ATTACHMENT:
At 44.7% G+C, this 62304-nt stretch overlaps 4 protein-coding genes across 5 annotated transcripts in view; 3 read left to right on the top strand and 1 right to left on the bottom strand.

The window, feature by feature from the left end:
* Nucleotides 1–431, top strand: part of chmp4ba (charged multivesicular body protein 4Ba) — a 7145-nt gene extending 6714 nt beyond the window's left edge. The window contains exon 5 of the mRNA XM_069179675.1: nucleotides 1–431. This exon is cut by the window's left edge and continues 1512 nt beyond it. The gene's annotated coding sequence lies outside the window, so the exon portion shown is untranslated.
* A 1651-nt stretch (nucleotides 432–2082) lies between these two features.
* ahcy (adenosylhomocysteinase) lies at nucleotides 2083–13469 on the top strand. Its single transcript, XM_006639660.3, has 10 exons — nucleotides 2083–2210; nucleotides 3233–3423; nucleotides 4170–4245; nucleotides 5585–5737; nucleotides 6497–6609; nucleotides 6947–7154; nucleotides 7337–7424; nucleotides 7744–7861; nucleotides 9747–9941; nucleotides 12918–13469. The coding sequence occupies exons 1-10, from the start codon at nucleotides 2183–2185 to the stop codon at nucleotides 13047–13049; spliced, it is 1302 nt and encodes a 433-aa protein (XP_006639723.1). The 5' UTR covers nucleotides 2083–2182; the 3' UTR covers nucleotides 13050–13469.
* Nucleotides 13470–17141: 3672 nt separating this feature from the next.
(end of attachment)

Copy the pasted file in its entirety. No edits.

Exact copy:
At 44.7% G+C, this 62304-nt stretch overlaps 4 protein-coding genes across 5 annotated transcripts in view; 3 read left to right on the top strand and 1 right to left on the bottom strand.

The window, feature by feature from the left end:
* Nucleotides 1–431, top strand: part of chmp4ba (charged multivesicular body protein 4Ba) — a 7145-nt gene extending 6714 nt beyond the window's left edge. The window contains exon 5 of the mRNA XM_069179675.1: nucleotides 1–431. This exon is cut by the window's left edge and continues 1512 nt beyond it. The gene's annotated coding sequence lies outside the window, so the exon portion shown is untranslated.
* A 1651-nt stretch (nucleotides 432–2082) lies between these two features.
* ahcy (adenosylhomocysteinase) lies at nucleotides 2083–13469 on the top strand. Its single transcript, XM_006639660.3, has 10 exons — nucleotides 2083–2210; nucleotides 3233–3423; nucleotides 4170–4245; nucleotides 5585–5737; nucleotides 6497–6609; nucleotides 6947–7154; nucleotides 7337–7424; nucleotides 7744–7861; nucleotides 9747–9941; nucleotides 12918–13469. The coding sequence occupies exons 1-10, from the start codon at nucleotides 2183–2185 to the stop codon at nucleotides 13047–13049; spliced, it is 1302 nt and encodes a 433-aa protein (XP_006639723.1). The 5' UTR covers nucleotides 2083–2182; the 3' UTR covers nucleotides 13050–13469.
* Nucleotides 13470–17141: 3672 nt separating this feature from the next.